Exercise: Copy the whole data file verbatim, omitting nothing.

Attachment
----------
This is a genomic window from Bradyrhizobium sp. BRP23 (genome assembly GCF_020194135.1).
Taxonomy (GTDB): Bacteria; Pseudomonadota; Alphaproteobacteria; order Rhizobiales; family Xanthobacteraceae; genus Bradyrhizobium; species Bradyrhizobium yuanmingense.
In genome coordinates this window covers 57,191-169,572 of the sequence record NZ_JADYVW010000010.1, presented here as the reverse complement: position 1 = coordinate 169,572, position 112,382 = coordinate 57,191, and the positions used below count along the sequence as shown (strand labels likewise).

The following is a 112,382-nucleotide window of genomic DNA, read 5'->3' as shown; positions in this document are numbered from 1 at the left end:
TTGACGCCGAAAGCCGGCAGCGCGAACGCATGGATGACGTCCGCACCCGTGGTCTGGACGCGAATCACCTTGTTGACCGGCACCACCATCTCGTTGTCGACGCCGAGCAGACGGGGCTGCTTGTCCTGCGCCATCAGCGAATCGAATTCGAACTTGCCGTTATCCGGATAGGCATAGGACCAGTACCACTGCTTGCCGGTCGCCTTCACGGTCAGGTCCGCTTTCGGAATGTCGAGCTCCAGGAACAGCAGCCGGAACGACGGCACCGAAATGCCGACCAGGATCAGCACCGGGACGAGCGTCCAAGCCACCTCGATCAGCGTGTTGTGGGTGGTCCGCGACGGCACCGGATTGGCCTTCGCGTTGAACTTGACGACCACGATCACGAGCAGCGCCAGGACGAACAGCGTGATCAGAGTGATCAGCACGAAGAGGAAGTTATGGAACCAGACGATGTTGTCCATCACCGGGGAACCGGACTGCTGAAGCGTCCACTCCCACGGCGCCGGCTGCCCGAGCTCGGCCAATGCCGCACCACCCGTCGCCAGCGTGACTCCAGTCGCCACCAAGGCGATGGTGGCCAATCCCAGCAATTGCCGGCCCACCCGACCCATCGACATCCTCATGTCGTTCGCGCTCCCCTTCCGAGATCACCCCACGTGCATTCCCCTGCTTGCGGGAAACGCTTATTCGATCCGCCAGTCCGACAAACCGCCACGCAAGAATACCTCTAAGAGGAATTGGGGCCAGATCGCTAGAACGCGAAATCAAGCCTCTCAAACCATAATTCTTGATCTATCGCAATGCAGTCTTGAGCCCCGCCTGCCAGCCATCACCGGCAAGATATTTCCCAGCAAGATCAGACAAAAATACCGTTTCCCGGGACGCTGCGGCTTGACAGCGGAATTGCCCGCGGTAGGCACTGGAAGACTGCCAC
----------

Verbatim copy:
This is a genomic window from Bradyrhizobium sp. BRP23 (genome assembly GCF_020194135.1).
Taxonomy (GTDB): Bacteria; Pseudomonadota; Alphaproteobacteria; order Rhizobiales; family Xanthobacteraceae; genus Bradyrhizobium; species Bradyrhizobium yuanmingense.
In genome coordinates this window covers 57,191-169,572 of the sequence record NZ_JADYVW010000010.1, presented here as the reverse complement: position 1 = coordinate 169,572, position 112,382 = coordinate 57,191, and the positions used below count along the sequence as shown (strand labels likewise).

The following is a 112,382-nucleotide window of genomic DNA, read 5'->3' as shown; positions in this document are numbered from 1 at the left end:
TTGACGCCGAAAGCCGGCAGCGCGAACGCATGGATGACGTCCGCACCCGTGGTCTGGACGCGAATCACCTTGTTGACCGGCACCACCATCTCGTTGTCGACGCCGAGCAGACGGGGCTGCTTGTCCTGCGCCATCAGCGAATCGAATTCGAACTTGCCGTTATCCGGATAGGCATAGGACCAGTACCACTGCTTGCCGGTCGCCTTCACGGTCAGGTCCGCTTTCGGAATGTCGAGCTCCAGGAACAGCAGCCGGAACGACGGCACCGAAATGCCGACCAGGATCAGCACCGGGACGAGCGTCCAAGCCACCTCGATCAGCGTGTTGTGGGTGGTCCGCGACGGCACCGGATTGGCCTTCGCGTTGAACTTGACGACCACGATCACGAGCAGCGCCAGGACGAACAGCGTGATCAGAGTGATCAGCACGAAGAGGAAGTTATGGAACCAGACGATGTTGTCCATCACCGGGGAACCGGACTGCTGAAGCGTCCACTCCCACGGCGCCGGCTGCCCGAGCTCGGCCAATGCCGCACCACCCGTCGCCAGCGTGACTCCAGTCGCCACCAAGGCGATGGTGGCCAATCCCAGCAATTGCCGGCCCACCCGACCCATCGACATCCTCATGTCGTTCGCGCTCCCCTTCCGAGATCACCCCACGTGCATTCCCCTGCTTGCGGGAAACGCTTATTCGATCCGCCAGTCCGACAAACCGCCACGCAAGAATACCTCTAAGAGGAATTGGGGCCAGATCGCTAGAACGCGAAATCAAGCCTCTCAAACCATAATTCTTGATCTATCGCAATGCAGTCTTGAGCCCCGCCTGCCAGCCATCACCGGCAAGATATTTCCCAGCAAGATCAGACAAAAATACCGTTTCCCGGGACGCTGCGGCTTGACAGCGGAATTGCCCGCGGTAGGCACTGGAAGACTGCCAC